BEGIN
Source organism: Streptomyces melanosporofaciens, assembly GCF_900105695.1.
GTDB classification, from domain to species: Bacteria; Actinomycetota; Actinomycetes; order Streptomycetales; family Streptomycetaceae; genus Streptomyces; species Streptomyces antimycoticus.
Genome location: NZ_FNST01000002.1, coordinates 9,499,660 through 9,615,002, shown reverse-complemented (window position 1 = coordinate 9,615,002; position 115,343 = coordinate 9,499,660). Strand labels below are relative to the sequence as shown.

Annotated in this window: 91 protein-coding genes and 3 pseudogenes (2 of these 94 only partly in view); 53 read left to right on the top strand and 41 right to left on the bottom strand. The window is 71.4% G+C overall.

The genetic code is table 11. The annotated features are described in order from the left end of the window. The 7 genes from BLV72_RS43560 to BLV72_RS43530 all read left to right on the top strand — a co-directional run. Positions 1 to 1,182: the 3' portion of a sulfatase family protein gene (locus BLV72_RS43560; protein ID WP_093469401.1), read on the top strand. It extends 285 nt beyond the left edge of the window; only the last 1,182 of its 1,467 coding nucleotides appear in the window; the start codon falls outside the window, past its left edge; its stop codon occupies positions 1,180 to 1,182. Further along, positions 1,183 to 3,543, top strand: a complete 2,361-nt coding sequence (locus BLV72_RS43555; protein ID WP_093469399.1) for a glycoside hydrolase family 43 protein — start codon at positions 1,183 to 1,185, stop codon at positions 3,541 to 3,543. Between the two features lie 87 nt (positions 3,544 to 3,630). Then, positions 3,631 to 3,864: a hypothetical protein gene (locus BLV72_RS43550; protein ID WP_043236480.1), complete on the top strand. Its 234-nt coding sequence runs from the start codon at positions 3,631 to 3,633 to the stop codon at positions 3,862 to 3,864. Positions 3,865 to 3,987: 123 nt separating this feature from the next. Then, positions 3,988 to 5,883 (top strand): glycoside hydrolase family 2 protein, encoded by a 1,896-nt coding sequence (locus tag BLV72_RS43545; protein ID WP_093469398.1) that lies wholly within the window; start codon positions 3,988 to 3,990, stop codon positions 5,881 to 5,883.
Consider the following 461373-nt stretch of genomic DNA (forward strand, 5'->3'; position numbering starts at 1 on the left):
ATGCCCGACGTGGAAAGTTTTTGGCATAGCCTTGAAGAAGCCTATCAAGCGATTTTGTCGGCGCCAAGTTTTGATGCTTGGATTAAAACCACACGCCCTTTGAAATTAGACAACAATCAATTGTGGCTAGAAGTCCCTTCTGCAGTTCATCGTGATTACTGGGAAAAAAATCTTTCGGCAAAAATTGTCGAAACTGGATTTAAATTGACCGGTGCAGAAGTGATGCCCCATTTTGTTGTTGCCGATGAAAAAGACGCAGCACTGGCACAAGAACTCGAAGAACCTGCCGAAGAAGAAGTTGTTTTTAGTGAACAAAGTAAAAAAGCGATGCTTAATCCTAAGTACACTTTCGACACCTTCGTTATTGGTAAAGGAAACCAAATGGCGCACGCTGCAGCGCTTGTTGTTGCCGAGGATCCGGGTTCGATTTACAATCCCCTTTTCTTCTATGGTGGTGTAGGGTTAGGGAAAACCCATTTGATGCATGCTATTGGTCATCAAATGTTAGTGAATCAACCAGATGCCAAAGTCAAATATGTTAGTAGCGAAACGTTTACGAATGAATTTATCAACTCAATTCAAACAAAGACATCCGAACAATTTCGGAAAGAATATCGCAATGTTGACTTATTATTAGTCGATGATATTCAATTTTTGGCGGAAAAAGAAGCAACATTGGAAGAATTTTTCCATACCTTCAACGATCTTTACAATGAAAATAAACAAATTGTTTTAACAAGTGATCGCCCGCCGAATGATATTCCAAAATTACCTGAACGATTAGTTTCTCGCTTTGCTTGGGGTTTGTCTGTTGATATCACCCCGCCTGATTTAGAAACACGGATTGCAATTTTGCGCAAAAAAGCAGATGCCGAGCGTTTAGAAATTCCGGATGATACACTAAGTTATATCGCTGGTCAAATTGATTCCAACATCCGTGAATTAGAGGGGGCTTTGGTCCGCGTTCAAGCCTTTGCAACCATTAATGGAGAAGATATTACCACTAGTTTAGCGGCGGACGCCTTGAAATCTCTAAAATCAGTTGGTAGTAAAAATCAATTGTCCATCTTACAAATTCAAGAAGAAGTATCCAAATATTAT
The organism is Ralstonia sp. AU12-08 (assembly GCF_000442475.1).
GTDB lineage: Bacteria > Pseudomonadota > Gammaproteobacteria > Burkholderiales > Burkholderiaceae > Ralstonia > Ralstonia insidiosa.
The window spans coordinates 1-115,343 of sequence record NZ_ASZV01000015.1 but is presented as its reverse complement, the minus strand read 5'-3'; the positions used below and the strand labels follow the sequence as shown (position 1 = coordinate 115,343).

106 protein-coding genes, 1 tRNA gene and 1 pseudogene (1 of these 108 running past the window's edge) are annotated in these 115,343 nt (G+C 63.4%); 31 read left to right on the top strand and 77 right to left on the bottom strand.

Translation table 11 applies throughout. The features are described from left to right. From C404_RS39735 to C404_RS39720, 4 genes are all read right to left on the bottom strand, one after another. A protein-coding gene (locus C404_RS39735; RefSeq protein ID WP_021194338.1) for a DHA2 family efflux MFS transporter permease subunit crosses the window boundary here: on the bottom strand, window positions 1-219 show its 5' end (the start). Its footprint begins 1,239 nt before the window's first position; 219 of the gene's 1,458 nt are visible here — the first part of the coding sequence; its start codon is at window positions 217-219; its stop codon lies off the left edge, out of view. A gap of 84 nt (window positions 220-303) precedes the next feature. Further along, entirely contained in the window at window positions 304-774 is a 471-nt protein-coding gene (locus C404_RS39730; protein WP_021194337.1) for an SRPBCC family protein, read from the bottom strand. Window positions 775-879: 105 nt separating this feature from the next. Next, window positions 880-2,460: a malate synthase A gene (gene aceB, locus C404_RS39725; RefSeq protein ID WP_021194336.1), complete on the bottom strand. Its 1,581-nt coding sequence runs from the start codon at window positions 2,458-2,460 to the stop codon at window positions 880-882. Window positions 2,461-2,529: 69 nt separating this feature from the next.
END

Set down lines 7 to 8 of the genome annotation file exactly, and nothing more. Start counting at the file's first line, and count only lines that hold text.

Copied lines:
ATGCCCGACGTGGAAAGTTTTTGGCATAGCCTTGAAGAAGCCTATCAAGCGATTTTGTCGGCGCCAAGTTTTGATGCTTGGATTAAAACCACACGCCCTTTGAAATTAGACAACAATCAATTGTGGCTAGAAGTCCCTTCTGCAGTTCATCGTGATTACTGGGAAAAAAATCTTTCGGCAAAAATTGTCGAAACTGGATTTAAATTGACCGGTGCAGAAGTGATGCCCCATTTTGTTGTTGCCGATGAAAAAGACGCAGCACTGGCACAAGAACTCGAAGAACCTGCCGAAGAAGAAGTTGTTTTTAGTGAACAAAGTAAAAAAGCGATGCTTAATCCTAAGTACACTTTCGACACCTTCGTTATTGGTAAAGGAAACCAAATGGCGCACGCTGCAGCGCTTGTTGTTGCCGAGGATCCGGGTTCGATTTACAATCCCCTTTTCTTCTATGGTGGTGTAGGGTTAGGGAAAACCCATTTGATGCATGCTATTGGTCATCAAATGTTAGTGAATCAACCAGATGCCAAAGTCAAATATGTTAGTAGCGAAACGTTTACGAATGAATTTATCAACTCAATTCAAACAAAGACATCCGAACAATTTCGGAAAGAATATCGCAATGTTGACTTATTATTAGTCGATGATATTCAATTTTTGGCGGAAAAAGAAGCAACATTGGAAGAATTTTTCCATACCTTCAACGATCTTTACAATGAAAATAAACAAATTGTTTTAACAAGTGATCGCCCGCCGAATGATATTCCAAAATTACCTGAACGATTAGTTTCTCGCTTTGCTTGGGGTTTGTCTGTTGATATCACCCCGCCTGATTTAGAAACACGGATTGCAATTTTGCGCAAAAAAGCAGATGCCGAGCGTTTAGAAATTCCGGATGATACACTAAGTTATATCGCTGGTCAAATTGATTCCAACATCCGTGAATTAGAGGGGGCTTTGGTCCGCGTTCAAGCCTTTGCAACCATTAATGGAGAAGATATTACCACTAGTTTAGCGGCGGACGCCTTGAAATCTCTAAAATCAGTTGGTAGTAAAAATCAATTGTCCATCTTACAAATTCAAGAAGAAGTATCCAAATATTAT
The organism is Ralstonia sp. AU12-08 (assembly GCF_000442475.1).